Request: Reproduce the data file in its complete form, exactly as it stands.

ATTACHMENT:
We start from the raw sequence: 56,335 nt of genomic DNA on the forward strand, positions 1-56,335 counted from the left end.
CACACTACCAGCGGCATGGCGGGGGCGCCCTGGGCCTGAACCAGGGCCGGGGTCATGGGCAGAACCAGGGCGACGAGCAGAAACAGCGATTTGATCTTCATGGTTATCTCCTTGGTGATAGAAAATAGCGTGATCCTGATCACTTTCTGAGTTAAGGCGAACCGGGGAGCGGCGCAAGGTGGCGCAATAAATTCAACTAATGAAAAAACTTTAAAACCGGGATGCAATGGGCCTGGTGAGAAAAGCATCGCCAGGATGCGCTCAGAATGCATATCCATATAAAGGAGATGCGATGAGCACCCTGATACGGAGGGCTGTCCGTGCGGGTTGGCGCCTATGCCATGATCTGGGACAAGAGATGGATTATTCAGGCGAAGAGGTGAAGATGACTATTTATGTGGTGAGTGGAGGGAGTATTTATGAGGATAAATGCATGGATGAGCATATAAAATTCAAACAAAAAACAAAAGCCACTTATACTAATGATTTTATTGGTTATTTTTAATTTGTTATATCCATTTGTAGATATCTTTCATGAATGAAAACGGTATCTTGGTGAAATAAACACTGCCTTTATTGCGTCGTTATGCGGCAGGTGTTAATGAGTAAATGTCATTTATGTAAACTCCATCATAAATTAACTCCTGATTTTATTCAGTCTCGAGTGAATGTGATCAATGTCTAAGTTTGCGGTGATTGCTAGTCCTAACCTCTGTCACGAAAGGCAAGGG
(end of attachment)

We start from the raw sequence: 56,335 nt of genomic DNA on the forward strand, positions 1-56,335 counted from the left end.
CACACTACCAGCGGCATGGCGGGGGCGCCCTGGGCCTGAACCAGGGCCGGGGTCATGGGCAGAACCAGGGCGACGAGCAGAAACAGCGATTTGATCTTCATGGTTATCTCCTTGGTGATAGAAAATAGCGTGATCCTGATCACTTTCTGAGTTAAGGCGAACCGGGGAGCGGCGCAAGGTGGCGCAATAAATTCAACTAATGAAAAAACTTTAAAACCGGGATGCAATGGGCCTGGTGAGAAAAGCATCGCCAGGATGCGCTCAGAATGCATATCCATATAAAGGAGATGCGATGAGCACCCTGATACGGAGGGCTGTCCGTGCGGGTTGGCGCCTATGCCATGATCTGGGACAAGAGATGGATTATTCAGGCGAAGAGGTGAAGATGACTATTTATGTGGTGAGTGGAGGGAGTATTTATGAGGATAAATGCATGGATGAGCATATAAAATTCAAACAAAAAACAAAAGCCACTTATACTAATGATTTTATTGGTTATTTTTAATTTGTTATATCCATTTGTAGATATCTTTCATGAATGAAAACGGTATCTTGGTGAAATAAACACTGCCTTTATTGCGTCGTTATGCGGCAGGTGTTAATGAGTAAATGTCATTTATGTAAACTCCATCATAAATTAACTCCTGATTTTATTCAGTCTCGAGTGAATGTGATCAATGTCTAAGTTTGCGGTGATTGCTAGTCCTAACCTCTGTCACGAAAGGCAAGGG